I ate a guinea pig on the shores of Lake Titicaca. In fact, by the time it had been clumsily split from top to tail with a cleaver, I scored slightly less then half a guinea pig, a chunk of rib-cage plus half the head, consisting of one eye socket, a crispy bit of broken jaw, a few small protruding teeth and a fang.
I didn’t know that guinea pigs had fangs until I was faced with my dish’s impressive denture, at a centimetre long, his was almost a tusk. and I was grateful to be tangling with the cooked version.
The Andean people are not great panderers to the squeamish. He was served not only with his little head still on but also with his little arms sticking out as if begging, post-crisping, to be turned back into a household pet in a cage with a piece of rubber piping to play with and a scrunched up newspaper to hide in. And to be called Giggles or Porky.
Was it a good meal? Frankly, no. It was barely a meal at all. Everywhere that I had seen Peruvians tucking into a succulent cuy (it’s local name, probably after the cute noises it makes) the plate had been covered completely by a hunk of animal the size of a Staffie. Mine was smaller than a (half a) Chihuahua and perched on a bed of frozen mixed veg.
In fact, I wondered whether this scrawny critter was maybe a battery guinea pig, raised mercilessly on bins of grass in a long shed, somewhere high up on an Ande, just for me. Or perhaps they had palmed me off with a gerbil.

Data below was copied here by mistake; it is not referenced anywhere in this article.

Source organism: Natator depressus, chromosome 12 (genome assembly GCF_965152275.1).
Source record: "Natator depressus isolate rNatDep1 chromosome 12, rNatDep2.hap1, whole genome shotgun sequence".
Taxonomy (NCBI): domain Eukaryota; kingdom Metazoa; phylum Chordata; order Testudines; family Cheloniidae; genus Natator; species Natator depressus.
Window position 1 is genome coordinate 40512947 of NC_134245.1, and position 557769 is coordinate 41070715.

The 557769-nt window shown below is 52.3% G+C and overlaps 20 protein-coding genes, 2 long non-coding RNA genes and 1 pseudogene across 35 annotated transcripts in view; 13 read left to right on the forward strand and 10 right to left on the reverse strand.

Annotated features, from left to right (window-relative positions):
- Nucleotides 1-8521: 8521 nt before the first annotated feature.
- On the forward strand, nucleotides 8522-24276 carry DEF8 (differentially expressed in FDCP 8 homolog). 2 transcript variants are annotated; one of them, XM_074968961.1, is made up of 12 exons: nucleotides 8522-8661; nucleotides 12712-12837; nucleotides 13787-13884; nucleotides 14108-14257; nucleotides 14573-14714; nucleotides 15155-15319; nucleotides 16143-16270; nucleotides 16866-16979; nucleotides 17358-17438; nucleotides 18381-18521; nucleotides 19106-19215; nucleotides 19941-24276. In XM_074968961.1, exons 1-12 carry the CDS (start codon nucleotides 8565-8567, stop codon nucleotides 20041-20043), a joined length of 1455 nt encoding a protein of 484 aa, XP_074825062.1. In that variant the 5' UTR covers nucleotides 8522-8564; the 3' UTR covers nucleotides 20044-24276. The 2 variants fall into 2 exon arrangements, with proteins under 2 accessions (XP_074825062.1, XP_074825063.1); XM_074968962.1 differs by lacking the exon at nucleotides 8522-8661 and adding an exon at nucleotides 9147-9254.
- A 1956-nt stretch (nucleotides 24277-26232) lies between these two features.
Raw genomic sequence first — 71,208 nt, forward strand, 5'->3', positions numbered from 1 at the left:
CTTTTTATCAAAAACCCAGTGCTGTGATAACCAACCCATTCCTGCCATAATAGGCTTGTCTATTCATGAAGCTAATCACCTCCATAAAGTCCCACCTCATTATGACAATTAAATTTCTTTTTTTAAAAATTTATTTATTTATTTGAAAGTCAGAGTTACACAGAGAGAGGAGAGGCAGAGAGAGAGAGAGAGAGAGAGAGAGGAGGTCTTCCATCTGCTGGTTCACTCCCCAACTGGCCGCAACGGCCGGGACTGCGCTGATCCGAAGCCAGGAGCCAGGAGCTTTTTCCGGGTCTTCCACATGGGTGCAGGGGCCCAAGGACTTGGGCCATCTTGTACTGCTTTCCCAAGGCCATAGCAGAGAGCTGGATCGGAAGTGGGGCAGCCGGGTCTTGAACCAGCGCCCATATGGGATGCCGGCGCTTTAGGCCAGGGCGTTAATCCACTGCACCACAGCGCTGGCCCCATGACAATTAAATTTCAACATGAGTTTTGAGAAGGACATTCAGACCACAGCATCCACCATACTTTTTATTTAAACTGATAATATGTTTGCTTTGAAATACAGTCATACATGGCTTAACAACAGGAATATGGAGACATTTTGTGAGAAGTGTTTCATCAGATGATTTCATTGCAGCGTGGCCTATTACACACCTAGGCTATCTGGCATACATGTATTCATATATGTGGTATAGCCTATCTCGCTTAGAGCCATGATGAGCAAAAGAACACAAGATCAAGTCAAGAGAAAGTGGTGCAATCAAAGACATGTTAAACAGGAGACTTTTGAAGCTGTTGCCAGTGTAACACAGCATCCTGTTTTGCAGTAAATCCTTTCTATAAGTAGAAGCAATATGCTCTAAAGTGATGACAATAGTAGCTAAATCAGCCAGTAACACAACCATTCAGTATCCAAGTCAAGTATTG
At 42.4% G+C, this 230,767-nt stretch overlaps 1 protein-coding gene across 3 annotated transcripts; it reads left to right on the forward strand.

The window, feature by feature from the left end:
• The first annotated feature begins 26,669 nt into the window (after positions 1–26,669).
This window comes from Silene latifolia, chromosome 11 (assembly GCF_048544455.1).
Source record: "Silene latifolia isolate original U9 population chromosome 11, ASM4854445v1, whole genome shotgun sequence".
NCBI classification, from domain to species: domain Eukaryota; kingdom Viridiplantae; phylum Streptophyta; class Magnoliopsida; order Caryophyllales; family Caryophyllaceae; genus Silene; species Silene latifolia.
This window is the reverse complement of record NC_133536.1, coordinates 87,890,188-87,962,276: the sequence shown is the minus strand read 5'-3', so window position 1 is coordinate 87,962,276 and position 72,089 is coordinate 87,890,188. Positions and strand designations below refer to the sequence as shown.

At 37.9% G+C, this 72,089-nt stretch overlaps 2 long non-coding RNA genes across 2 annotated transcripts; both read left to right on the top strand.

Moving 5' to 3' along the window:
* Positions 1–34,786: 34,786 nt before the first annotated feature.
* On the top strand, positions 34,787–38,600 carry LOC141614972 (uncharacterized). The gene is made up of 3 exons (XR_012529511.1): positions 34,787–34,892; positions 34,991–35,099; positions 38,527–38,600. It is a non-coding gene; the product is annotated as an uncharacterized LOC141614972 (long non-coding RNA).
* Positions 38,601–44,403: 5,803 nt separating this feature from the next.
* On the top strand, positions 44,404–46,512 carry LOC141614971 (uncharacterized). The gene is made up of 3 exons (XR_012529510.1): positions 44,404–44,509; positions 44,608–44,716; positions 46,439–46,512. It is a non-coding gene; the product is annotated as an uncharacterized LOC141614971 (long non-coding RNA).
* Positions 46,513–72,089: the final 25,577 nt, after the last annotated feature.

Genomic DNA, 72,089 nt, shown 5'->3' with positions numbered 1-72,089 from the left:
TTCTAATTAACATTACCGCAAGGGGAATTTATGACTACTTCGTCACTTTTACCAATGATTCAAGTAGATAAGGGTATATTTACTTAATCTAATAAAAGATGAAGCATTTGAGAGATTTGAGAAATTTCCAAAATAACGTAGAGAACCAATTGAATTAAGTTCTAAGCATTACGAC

Of course guinea pigs are not pigs and they do not come from Guinea. They are rodents, native to the Andes, or they were until the natives of the Andes took to eating them with such gusto that there are now none in the wild. They used to live up there in herds (really) of boars, sows and pups. Confusing isn’t it? Now they live only in captivity. Plenty of them.
Almost 100 million guinea pigs are eaten in Peru every year. Indeed, it is so much a part of local culture that a picture in the Cathedral in nearby Cusco depicts Christ and the disciples dining on one at the Last Supper. This would have given them less than a mouthful each, if mine was anything to go by, unless He did one of his Feeding-The-Five-Thousand numbers, multiplying it like the loaves and fishes and I am not sure that He was in the mood for miracles that evening. Anyway the meat would not have been kosher and I thought the whole point was that they broke bread, not rodent.
The waiter told me that the best way to eat cuy was to pick it up and bite bits off it and then to suck on the bones until there’s nothing left. Not very appealing and hardly the picture we have of our Lord’s last meal, Christ and the Twelve picking up fangy porcine ratty carcasses and chewing the flesh, washed down with a bottle or two of Inca-Kola, the Peruvians, unspeakably-yellow kids, cool drink.
It was like eating a dassie or a peeled porcupine. Maybe it was the awful pan pipes in the background or perhaps it was the upside-down llamas on the curtains but I was feeling slightly queasy.
The braying laughter at the table probably didn’t help either. Most of them had ordered fish, the Tomatada de Trucha which had been translated as ‘Potion of Trouch in Tomatto Sauce with Oinion made into Steam with Garnison of your Election’ and, having been too chicken to order one themselves (yes, yes; it tasted a bit like chicken) everybody wanted to try mine.
So, this time at least, I was the luckless guinea pig in the experiment. Cuy cuy.